Chris was followed by a great session titled “Building On A Foundation Of Security” where Russ Smoak, Sr. Director of Cisco’s Security Research & Operations, interviewed Howard Schmidt, the Cyber-Security Coordinator operating in the Executive Office of the President of the United States under both Presidents Obama and Bush.

Greg Akers, SVP of Advanced Security Research within Cisco’s Global Government Solutions Group, discussed trends in network security inside and outside of Cisco. He emphasized that everyone within Cisco is called to action to help increase and maintain the overall security of our products. Every engineer, manager, and employee is responsible for ensuring that security is one of the highest priorities at Cisco.

We also heard from HB Gary’s CSO, Jim Butterworth. He shared his experiences when dealing with security threats and incidents at HB Gary.

I really enjoyed the presentation delivered by Reeny Sondhi, Director of Product Security at EMC Corporation. Ms. Sondhi shared some of the same challenges that many vendors, such as Cisco, are currently facing and how these challenges can become opportunities. She provided great insight on how EMC’s product security incident response team operate and work in coordination with other organizations, including Cisco.

Another great presentation was delivered by Joe Clarke, Distinguished Services Engineer from Cisco’s Technical Assistance Center (TAC). He explained how security is viewed in the eyes of our customers and how disruptive security problems can be for our customers.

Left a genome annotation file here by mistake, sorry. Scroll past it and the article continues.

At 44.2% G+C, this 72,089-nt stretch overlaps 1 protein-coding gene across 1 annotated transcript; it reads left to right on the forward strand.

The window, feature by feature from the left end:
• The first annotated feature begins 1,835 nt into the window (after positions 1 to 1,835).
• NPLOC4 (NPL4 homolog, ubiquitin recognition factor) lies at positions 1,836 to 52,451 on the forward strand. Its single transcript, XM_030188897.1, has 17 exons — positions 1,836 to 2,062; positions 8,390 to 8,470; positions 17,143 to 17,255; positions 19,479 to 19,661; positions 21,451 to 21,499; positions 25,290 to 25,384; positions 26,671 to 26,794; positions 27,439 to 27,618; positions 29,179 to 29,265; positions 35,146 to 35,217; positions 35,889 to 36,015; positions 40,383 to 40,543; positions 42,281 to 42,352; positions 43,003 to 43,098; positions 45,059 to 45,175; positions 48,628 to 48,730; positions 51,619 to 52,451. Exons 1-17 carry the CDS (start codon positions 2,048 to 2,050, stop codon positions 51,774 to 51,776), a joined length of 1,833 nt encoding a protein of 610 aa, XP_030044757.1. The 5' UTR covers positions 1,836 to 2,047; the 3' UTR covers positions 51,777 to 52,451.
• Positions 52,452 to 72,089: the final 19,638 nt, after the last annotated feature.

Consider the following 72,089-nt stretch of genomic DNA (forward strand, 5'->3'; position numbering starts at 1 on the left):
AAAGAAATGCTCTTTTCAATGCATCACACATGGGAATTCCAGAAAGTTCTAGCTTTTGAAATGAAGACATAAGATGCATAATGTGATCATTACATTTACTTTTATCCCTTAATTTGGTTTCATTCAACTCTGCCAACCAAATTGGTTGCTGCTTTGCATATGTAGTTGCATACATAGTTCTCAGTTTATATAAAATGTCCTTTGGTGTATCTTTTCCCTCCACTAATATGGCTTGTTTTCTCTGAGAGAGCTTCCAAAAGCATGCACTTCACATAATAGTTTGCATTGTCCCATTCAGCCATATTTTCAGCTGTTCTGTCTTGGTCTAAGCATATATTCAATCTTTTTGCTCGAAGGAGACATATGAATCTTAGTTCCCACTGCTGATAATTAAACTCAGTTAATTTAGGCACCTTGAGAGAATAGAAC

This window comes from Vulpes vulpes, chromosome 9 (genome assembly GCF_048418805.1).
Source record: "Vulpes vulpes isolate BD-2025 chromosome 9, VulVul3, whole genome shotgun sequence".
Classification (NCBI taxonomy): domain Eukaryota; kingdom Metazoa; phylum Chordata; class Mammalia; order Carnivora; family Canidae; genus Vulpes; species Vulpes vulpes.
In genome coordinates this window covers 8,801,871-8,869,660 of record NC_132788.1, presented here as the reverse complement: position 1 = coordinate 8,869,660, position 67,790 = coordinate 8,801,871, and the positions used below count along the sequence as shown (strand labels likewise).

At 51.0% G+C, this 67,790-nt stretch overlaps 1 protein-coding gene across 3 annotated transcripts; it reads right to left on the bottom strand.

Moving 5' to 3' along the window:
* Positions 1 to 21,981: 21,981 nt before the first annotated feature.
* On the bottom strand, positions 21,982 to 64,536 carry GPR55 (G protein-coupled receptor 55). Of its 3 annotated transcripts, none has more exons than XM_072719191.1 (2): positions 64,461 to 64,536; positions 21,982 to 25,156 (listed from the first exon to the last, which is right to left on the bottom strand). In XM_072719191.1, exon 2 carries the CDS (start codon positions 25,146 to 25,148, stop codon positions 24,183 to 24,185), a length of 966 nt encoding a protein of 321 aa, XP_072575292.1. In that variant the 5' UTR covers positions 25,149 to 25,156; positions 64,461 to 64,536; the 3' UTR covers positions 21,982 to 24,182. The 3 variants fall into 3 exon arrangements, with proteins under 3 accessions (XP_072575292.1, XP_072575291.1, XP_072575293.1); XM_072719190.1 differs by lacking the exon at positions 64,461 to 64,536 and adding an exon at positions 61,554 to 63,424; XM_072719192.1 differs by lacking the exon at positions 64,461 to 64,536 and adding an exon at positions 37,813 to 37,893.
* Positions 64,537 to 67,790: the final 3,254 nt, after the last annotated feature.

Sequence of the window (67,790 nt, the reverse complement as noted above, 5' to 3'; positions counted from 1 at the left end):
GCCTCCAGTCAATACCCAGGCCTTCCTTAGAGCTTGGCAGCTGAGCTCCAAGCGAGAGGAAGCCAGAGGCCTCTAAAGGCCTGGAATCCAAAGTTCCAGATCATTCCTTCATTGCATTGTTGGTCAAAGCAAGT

Now the nerd candy: dozens of technical presentations were conducted by many internal and external engineers. Topics included runtime protection, memory management, secure coding, security robustness testing, web application security, and many others. Troy Fridley, a friend and colleague, delivered a presentation about third-party software (TPS) security and its importance. Cisco now has greater visibility into TPS security vulnerabilities by correlating information from the Cisco IntelliShield database and other internal sources.

I am very proud to see how Cisco is committed to protecting customers and enhancing the security of our products by organizing events like SecCon. SecCon not only serves as a training event, but allows engineers and executives to meet face-to-face and discuss current and emerging security threats in an effort to help address security issues in Cisco products and protect our customers.

For all things Security don’t forget to visit our Cisco Security Intelligence Operations (SIO) Portal—the primary outlet for Cisco’s security intelligence and the public home to all of our security-related content. And, we’re easy to remember! Just go to cisco.com/security!